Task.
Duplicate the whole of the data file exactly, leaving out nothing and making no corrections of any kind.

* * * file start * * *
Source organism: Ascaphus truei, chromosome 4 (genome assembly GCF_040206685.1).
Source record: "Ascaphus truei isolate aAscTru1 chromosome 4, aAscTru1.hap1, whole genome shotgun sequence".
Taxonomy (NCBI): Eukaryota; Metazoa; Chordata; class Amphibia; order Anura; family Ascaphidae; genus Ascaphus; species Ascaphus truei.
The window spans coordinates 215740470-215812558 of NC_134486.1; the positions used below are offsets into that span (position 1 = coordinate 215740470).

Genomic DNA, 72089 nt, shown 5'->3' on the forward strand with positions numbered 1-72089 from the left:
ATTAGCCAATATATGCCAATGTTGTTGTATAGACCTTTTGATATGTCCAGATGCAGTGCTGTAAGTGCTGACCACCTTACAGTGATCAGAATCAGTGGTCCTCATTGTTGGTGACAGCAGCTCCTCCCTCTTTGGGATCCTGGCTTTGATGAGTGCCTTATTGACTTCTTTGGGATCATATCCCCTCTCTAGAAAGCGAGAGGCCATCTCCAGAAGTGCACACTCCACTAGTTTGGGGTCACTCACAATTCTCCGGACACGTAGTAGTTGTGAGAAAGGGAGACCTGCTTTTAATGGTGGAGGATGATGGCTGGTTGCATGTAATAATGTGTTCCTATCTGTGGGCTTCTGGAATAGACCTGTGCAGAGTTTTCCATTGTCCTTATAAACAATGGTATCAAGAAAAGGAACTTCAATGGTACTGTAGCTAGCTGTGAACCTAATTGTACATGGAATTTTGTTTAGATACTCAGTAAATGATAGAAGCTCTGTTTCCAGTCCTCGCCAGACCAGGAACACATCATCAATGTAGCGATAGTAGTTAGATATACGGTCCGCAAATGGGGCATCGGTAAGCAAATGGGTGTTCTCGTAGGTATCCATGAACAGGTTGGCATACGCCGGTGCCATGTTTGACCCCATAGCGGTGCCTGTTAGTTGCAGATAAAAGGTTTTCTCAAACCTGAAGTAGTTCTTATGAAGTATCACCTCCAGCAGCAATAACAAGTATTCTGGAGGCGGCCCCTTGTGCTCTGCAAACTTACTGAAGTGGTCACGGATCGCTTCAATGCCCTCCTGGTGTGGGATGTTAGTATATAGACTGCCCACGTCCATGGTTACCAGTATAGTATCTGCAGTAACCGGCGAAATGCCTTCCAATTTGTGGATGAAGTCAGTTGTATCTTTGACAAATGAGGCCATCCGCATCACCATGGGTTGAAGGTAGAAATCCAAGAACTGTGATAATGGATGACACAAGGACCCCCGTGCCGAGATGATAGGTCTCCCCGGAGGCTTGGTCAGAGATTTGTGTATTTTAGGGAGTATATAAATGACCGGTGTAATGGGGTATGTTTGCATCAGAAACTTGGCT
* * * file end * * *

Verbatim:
Source organism: Ascaphus truei, chromosome 4 (genome assembly GCF_040206685.1).
Source record: "Ascaphus truei isolate aAscTru1 chromosome 4, aAscTru1.hap1, whole genome shotgun sequence".
Taxonomy (NCBI): Eukaryota; Metazoa; Chordata; class Amphibia; order Anura; family Ascaphidae; genus Ascaphus; species Ascaphus truei.
The window spans coordinates 215740470-215812558 of NC_134486.1; the positions used below are offsets into that span (position 1 = coordinate 215740470).

Genomic DNA, 72089 nt, shown 5'->3' on the forward strand with positions numbered 1-72089 from the left:
ATTAGCCAATATATGCCAATGTTGTTGTATAGACCTTTTGATATGTCCAGATGCAGTGCTGTAAGTGCTGACCACCTTACAGTGATCAGAATCAGTGGTCCTCATTGTTGGTGACAGCAGCTCCTCCCTCTTTGGGATCCTGGCTTTGATGAGTGCCTTATTGACTTCTTTGGGATCATATCCCCTCTCTAGAAAGCGAGAGGCCATCTCCAGAAGTGCACACTCCACTAGTTTGGGGTCACTCACAATTCTCCGGACACGTAGTAGTTGTGAGAAAGGGAGACCTGCTTTTAATGGTGGAGGATGATGGCTGGTTGCATGTAATAATGTGTTCCTATCTGTGGGCTTCTGGAATAGACCTGTGCAGAGTTTTCCATTGTCCTTATAAACAATGGTATCAAGAAAAGGAACTTCAATGGTACTGTAGCTAGCTGTGAACCTAATTGTACATGGAATTTTGTTTAGATACTCAGTAAATGATAGAAGCTCTGTTTCCAGTCCTCGCCAGACCAGGAACACATCATCAATGTAGCGATAGTAGTTAGATATACGGTCCGCAAATGGGGCATCGGTAAGCAAATGGGTGTTCTCGTAGGTATCCATGAACAGGTTGGCATACGCCGGTGCCATGTTTGACCCCATAGCGGTGCCTGTTAGTTGCAGATAAAAGGTTTTCTCAAACCTGAAGTAGTTCTTATGAAGTATCACCTCCAGCAGCAATAACAAGTATTCTGGAGGCGGCCCCTTGTGCTCTGCAAACTTACTGAAGTGGTCACGGATCGCTTCAATGCCCTCCTGGTGTGGGATGTTAGTATATAGACTGCCCACGTCCATGGTTACCAGTATAGTATCTGCAGTAACCGGCGAAATGCCTTCCAATTTGTGGATGAAGTCAGTTGTATCTTTGACAAATGAGGCCATCCGCATCACCATGGGTTGAAGGTAGAAATCCAAGAACTGTGATAATGGATGACACAAGGACCCCCGTGCCGAGATGATAGGTCTCCCCGGAGGCTTGGTCAGAGATTTGTGTATTTTAGGGAGTATATAAATGACCGGTGTAATGGGGTATGTTTGCATCAGAAACTTGGCT